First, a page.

Mixing with external gear with Samplitude Pro X5

Discussion in 'Mixing & Song Critique' started by pcrecord, Sep 6, 2020.

  1. kmetal

    kmetal Kyle P. Gushue Well-Known Member

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    I remember in DP7, we would have to add a "dummy" effect on parallel channels because otherwise the delay compensation wouldn't work properly, and you'd get phasing.

    I love itb, but i realize more and more how little i know about whats going on under the hood. Lol one sample library loads to ram, the other streams off the ssd, one loads across multiple cores, the other single core only.

    I think my naive "throw paint at the canvass" methods of yesteryear, exposed many flaws in my knowledge and the programs, that contributed to me chasing my tail.
     
  2. pcrecord

    pcrecord Quality recording seeker ! Well-Known Member

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    You can have different results depending on your equipments and softwares, but here's my tests on delay compensation :
     
  3. Boswell

    Boswell Moderator Well-Known Member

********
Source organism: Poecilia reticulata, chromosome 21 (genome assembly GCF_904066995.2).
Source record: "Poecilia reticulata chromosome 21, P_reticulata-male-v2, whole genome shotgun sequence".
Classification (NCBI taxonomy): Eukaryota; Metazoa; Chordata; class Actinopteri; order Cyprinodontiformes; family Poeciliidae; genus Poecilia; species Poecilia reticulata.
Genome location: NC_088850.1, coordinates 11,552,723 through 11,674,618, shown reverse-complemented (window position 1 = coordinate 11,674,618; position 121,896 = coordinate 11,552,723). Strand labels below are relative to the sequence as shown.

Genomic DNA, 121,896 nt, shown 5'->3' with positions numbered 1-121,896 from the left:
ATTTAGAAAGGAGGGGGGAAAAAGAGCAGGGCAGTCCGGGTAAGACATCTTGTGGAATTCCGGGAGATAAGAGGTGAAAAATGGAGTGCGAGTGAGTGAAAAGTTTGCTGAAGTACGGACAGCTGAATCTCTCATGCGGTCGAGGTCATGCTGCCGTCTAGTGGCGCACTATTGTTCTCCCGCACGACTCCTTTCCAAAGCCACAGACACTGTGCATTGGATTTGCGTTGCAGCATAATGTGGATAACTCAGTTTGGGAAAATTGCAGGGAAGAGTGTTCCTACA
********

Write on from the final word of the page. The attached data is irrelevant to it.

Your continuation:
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    Nicely done, Marco!

    Samplitude will time-compensate the primary connected interface so that a loop-back from one of its analogue outputs to an analogue input will time-align to the nearest sample, as you demonstrated. As far as I am aware, the same delay value is used as the default for all channels on the device.

    What it cannot know is whether you have some channels fed via external converters connected via ADAT (or S/PDIF), when the round-trip timing will be different. You can manually adjust the default delay compensation for individual tracks that are input (or output) via digital I/O so that they align to the nearest sample, taking into account the delays through external hardware.